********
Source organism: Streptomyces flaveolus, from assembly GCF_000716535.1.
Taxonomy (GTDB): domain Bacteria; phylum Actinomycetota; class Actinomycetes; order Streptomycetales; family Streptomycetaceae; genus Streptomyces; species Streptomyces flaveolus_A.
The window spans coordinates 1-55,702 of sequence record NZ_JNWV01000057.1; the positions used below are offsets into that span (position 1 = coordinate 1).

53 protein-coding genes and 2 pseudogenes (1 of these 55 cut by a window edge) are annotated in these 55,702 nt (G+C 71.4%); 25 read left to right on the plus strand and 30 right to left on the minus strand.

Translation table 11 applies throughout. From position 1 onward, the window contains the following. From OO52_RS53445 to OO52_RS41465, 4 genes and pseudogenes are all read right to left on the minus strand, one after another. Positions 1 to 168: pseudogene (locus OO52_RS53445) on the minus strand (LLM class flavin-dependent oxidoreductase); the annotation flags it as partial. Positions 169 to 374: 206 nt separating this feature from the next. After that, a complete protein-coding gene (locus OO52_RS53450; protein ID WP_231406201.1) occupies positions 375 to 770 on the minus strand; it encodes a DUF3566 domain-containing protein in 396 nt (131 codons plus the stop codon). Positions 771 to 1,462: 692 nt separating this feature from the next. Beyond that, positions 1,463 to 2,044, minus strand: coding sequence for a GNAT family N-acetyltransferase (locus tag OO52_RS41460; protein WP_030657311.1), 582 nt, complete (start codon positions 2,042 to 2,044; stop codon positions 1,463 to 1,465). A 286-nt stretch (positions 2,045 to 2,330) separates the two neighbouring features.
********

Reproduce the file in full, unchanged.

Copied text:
Source organism: Streptomyces flaveolus, from assembly GCF_000716535.1.
Taxonomy (GTDB): domain Bacteria; phylum Actinomycetota; class Actinomycetes; order Streptomycetales; family Streptomycetaceae; genus Streptomyces; species Streptomyces flaveolus_A.
The window spans coordinates 1-55,702 of sequence record NZ_JNWV01000057.1; the positions used below are offsets into that span (position 1 = coordinate 1).

53 protein-coding genes and 2 pseudogenes (1 of these 55 cut by a window edge) are annotated in these 55,702 nt (G+C 71.4%); 25 read left to right on the plus strand and 30 right to left on the minus strand.

Translation table 11 applies throughout. From position 1 onward, the window contains the following. From OO52_RS53445 to OO52_RS41465, 4 genes and pseudogenes are all read right to left on the minus strand, one after another. Positions 1 to 168: pseudogene (locus OO52_RS53445) on the minus strand (LLM class flavin-dependent oxidoreductase); the annotation flags it as partial. Positions 169 to 374: 206 nt separating this feature from the next. After that, a complete protein-coding gene (locus OO52_RS53450; protein ID WP_231406201.1) occupies positions 375 to 770 on the minus strand; it encodes a DUF3566 domain-containing protein in 396 nt (131 codons plus the stop codon). Positions 771 to 1,462: 692 nt separating this feature from the next. Beyond that, positions 1,463 to 2,044, minus strand: coding sequence for a GNAT family N-acetyltransferase (locus tag OO52_RS41460; protein WP_030657311.1), 582 nt, complete (start codon positions 2,042 to 2,044; stop codon positions 1,463 to 1,465). A 286-nt stretch (positions 2,045 to 2,330) separates the two neighbouring features.